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Ottawa High School approves downtown TIF agreement

IVCC also set to approve

The extension of Ottawa’s downtown tax increment financing (TIF) district came closer to fruition Monday night with the approval of an agreement with Ottawa High School.

The school board agreed Monday to the city’s intergovernmental agreement, which will have the city declaring a surplus and giving the school 50 percent of the taxes it would have received if the TIF had expired.

“We’ll also receive all of the economic benefits that the other taxing bodies will receive as well,” said Superintendent Michael Cushing. “So we feel very comfortable with this and certainly value the partnership we have with the city of Ottawa. As we know, we have the levee improvement project coming up next and that intergovernmental agreement.”

The city is looking to extend the TIF an additional 12 years, bringing it to 2034, but letters of support from all of the associated taxing bodies must be sent to the Illinois General Assembly.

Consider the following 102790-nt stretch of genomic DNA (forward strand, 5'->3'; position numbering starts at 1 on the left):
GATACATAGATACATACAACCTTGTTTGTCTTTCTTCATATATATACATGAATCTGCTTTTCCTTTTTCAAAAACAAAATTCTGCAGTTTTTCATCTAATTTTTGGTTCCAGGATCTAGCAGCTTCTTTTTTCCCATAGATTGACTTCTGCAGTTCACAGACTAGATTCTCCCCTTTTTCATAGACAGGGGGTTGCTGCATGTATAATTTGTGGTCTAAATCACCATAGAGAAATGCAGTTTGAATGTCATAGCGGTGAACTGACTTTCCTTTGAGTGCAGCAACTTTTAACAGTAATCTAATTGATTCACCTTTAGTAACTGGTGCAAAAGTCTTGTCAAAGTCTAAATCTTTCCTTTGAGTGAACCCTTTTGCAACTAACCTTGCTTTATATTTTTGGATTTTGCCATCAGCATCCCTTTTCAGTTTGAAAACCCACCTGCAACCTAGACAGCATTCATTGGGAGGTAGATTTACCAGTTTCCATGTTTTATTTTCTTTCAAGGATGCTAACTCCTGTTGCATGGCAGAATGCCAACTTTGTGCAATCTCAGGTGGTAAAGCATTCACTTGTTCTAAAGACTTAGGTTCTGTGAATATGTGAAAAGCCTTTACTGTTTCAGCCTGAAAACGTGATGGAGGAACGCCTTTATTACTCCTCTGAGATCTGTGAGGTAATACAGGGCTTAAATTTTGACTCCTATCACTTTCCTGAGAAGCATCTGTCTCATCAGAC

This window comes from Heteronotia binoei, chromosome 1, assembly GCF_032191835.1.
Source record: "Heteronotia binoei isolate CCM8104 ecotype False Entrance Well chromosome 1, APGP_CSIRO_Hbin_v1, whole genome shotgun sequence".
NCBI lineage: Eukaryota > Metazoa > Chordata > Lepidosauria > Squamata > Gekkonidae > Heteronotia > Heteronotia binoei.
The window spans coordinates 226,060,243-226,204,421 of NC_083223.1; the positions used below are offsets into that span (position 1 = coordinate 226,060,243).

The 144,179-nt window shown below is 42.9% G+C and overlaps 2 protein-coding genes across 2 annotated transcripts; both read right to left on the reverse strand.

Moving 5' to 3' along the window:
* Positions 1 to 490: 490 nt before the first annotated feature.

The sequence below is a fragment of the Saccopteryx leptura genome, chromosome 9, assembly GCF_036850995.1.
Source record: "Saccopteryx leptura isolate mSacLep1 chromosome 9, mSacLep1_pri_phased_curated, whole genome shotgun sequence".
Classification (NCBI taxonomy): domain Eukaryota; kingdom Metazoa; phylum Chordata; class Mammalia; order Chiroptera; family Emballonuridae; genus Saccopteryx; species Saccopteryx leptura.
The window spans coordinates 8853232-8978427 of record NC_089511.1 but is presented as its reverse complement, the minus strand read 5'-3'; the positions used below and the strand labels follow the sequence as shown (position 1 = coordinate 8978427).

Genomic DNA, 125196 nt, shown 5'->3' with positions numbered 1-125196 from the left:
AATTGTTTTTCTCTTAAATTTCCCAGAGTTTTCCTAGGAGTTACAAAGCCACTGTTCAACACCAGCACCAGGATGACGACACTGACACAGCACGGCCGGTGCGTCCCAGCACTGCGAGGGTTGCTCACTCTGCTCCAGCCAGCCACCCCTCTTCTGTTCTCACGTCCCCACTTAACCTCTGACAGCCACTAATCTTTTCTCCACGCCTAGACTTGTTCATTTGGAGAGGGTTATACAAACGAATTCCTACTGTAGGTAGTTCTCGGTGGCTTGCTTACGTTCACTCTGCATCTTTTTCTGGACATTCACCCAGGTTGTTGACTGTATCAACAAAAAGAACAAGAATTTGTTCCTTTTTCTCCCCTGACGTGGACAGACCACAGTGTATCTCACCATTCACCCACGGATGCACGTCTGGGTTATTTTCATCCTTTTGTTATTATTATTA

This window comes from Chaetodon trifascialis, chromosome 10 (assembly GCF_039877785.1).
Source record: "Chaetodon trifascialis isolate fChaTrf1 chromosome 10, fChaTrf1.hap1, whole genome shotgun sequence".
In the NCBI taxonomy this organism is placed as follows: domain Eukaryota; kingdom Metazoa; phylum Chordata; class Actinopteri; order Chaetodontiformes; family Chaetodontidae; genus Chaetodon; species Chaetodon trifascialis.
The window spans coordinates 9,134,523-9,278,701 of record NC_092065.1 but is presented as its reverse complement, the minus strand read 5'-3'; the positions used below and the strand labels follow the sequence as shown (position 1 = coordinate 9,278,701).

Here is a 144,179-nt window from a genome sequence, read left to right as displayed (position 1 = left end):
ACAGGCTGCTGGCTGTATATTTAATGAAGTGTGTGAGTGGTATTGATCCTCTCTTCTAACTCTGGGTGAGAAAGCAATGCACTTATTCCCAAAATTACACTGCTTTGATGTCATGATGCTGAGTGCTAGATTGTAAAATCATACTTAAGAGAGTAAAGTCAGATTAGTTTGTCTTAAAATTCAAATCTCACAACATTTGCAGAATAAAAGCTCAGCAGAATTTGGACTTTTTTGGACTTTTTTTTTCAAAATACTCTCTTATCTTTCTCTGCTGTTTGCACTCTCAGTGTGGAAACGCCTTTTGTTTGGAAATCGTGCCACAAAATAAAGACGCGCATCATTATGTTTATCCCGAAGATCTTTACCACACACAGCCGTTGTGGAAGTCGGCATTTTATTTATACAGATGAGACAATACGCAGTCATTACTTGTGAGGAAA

The downtown TIF extension also is expected to get a letter of support from Illinois Valley Community College.

The agreement was recommended by the college’s audit-finance committee after President Jerry Corcoran and Vice President for Business Services and Finances Cheryl Roelfsema met with city officials. It will go before the college's board of trustees on Thursday.

“We walked away thinking it’s a good deal for the city and a good deal for the college,” Corcoran said in a phone interview. “We always try to do what we can to support economic development in the region.”

The city is looking to extend the TIF to continue to reach agreements with new incoming businesses, some of which are hesitant due to the limited time remaining in the TIF. Additionally, the TIF funds are used to offer programs for facade improvements and to address collapsing buildings inside the district.

A letter of support has yet to come from the Ottawa Elementary district. The school board met last week to discuss the issue.

Superintendent Cleve Threadgill said the district has many of its own maintenance projects to consider and noted the money the district has gone without over the current length of the TIF could have been used in times the school district faced a deficit.

The Ottawa Elementary board is expected to continue the discussion with the city and formally vote on the agreement at a future meeting.

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